The formula does a great job when it comes to controlling bermuda grass, kikuyugrass, and other perennial grasses. So you see, while this may not be a well-rounded herbicide, it’s still one of the best in its niche.

You can use it on cool-season grass without worries, as long as you follow the instructions. Yes, because it’s a concentrate, you’ll have to mix it on your own. That said, one pint of properly mixed Monterey LG5518 broadleaf herbicide should be enough to treat over 20,000sq.ft.

I like that the formula is 61.6% made of active ingredients. That ensures its potency, even though it may take weeks before you can reseed. Although it may not be the safest herbicide to use around sensitive grasses, it’s not as harmful as you may think to trees and ornamental plants.

You can get this selective formula in various quantities, too. Depending on how much you need, you can get it in up to 32oz containers.

  • Great against bermuda grass and broadleaf weeds
  • Selective weed killer
  • Post-emergence formula
  • A high concentration of active ingredients
  • Not suitable for all lawns

This formula is not just an efficient weed killer but also one of the best root killers. It’s been designed to control grass weeds, broadleafs, crabgrass, dandelion, clover, foxtail, as well as yellow nutsedge, among many others.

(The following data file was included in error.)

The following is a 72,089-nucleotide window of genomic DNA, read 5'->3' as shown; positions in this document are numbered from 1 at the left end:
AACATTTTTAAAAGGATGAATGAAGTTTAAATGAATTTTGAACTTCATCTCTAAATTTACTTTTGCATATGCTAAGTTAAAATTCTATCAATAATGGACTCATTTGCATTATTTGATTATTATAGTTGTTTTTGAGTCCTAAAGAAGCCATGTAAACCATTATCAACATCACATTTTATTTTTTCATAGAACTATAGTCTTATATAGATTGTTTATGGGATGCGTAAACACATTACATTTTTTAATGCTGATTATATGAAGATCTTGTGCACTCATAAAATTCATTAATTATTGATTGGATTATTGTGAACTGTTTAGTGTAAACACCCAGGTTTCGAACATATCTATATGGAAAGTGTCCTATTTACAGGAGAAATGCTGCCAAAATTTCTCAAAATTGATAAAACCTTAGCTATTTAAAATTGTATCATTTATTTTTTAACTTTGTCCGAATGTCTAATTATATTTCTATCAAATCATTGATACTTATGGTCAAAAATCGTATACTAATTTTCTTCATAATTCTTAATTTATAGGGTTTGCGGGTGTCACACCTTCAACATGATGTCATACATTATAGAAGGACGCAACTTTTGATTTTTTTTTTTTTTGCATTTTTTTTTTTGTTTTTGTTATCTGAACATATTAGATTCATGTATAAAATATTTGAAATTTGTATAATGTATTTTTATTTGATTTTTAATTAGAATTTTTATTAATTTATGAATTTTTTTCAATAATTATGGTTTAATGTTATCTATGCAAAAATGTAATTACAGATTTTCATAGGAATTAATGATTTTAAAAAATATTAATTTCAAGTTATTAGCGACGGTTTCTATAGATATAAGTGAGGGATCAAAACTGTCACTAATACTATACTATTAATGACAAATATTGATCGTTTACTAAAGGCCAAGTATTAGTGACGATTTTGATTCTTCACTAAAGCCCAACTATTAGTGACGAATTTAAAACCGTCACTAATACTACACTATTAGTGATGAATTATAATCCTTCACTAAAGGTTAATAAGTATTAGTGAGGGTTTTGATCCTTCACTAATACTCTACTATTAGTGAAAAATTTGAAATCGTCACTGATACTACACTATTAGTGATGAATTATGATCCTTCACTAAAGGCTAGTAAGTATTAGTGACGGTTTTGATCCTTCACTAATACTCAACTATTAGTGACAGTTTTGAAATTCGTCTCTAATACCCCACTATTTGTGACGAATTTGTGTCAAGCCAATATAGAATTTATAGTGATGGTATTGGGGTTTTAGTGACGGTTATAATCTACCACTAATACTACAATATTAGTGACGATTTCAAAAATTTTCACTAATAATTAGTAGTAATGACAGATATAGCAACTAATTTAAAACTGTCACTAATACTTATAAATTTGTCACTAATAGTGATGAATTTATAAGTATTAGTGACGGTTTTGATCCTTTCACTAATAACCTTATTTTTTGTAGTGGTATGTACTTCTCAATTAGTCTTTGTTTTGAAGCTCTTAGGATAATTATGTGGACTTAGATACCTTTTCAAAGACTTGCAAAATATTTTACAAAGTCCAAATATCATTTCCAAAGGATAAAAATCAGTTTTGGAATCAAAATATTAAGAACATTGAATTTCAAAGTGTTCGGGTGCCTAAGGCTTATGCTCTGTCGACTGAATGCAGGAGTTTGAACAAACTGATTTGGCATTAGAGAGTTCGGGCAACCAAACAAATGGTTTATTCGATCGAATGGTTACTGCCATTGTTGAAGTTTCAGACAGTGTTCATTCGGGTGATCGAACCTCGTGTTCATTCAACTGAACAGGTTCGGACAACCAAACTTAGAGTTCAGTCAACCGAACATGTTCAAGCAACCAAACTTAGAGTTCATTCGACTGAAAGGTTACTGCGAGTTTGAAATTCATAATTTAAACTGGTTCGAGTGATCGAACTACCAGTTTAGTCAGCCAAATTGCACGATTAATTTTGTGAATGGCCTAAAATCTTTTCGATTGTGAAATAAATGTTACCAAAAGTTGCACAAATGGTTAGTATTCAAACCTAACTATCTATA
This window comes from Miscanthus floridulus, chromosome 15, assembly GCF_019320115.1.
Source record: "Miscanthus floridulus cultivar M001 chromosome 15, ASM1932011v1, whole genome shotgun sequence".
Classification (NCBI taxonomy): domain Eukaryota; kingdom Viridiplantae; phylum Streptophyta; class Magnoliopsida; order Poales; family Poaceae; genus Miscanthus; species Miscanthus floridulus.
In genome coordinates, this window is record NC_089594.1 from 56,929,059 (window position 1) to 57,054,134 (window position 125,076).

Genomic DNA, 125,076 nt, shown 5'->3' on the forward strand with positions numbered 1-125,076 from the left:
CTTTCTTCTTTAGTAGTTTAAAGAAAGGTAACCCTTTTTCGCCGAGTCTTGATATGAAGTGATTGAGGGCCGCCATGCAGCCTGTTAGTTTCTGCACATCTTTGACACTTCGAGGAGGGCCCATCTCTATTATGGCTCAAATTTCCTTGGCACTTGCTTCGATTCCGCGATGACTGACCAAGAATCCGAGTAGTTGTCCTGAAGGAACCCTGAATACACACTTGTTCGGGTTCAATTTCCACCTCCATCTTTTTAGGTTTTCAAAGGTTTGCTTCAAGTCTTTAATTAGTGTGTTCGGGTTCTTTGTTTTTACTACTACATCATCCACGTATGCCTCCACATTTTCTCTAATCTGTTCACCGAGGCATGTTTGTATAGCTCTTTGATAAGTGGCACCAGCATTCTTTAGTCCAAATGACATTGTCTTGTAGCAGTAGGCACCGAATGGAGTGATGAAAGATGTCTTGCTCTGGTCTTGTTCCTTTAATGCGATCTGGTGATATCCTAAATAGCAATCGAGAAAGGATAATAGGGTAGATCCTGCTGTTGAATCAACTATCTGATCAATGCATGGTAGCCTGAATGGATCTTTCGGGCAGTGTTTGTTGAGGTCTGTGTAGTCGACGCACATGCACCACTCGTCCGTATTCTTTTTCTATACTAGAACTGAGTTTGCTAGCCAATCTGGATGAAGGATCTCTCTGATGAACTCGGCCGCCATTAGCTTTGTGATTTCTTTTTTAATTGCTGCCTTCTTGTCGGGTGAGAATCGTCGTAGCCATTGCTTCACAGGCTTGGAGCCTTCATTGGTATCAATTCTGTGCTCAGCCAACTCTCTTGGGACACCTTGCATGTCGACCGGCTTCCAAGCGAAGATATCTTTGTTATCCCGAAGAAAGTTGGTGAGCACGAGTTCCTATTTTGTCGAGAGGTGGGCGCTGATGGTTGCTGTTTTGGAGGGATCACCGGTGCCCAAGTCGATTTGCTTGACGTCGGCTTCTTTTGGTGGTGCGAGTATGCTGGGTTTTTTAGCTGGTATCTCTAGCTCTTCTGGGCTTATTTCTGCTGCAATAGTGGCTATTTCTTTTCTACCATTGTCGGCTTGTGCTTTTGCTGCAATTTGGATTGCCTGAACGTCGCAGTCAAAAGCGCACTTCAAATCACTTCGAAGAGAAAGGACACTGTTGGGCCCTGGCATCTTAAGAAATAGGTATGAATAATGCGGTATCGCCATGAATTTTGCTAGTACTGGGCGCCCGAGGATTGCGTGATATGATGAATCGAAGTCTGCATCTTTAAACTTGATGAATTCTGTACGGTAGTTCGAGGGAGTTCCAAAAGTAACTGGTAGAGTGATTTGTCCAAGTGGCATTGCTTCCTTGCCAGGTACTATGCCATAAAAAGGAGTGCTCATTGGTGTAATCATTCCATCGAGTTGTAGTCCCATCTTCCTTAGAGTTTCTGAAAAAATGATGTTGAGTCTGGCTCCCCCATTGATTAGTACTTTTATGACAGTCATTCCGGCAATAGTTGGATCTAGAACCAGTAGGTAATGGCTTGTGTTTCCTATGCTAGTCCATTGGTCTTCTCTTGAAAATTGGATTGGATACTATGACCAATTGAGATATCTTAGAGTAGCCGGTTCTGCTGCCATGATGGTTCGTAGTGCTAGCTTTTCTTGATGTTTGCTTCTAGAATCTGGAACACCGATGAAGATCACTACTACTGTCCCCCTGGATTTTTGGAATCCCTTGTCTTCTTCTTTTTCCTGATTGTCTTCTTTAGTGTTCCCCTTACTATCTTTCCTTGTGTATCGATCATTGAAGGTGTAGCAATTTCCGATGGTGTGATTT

Once you apply the Spectracide HG-65703, you should see results in up to five hours. I also like waterproofing this formula has. It won’t take more than three hours for it to become waterproof.

Note that this is a broad-spectrum herbicide. As such, it may also kill some turfs. That’s the reason why I mostly recommend this as a spot-on treatment herbicide. And, if you don’t want to bother with concentrates, you can go straight for the Spectracide HG-65703 32oz spray bottle, which is premixed.

You can also get the spray bottles in packs of six if you have a large property that needs weed control. In terms of pricing, this is one of the more affordable solutions.

  • Ready to use
  • Affordable
  • Starts killing weeds within 5 hours
  • Waterproof after 3 hours
  • A broad-spectrum formula that may affect some lawns

If you’re looking for a natural herbicide, I’ve got just the thing. The Natural Armor Weed & Grass Killer is a highly concentrated herbicide made of natural, organic ingredients. I like that it doesn’t introduce chemicals into the environment.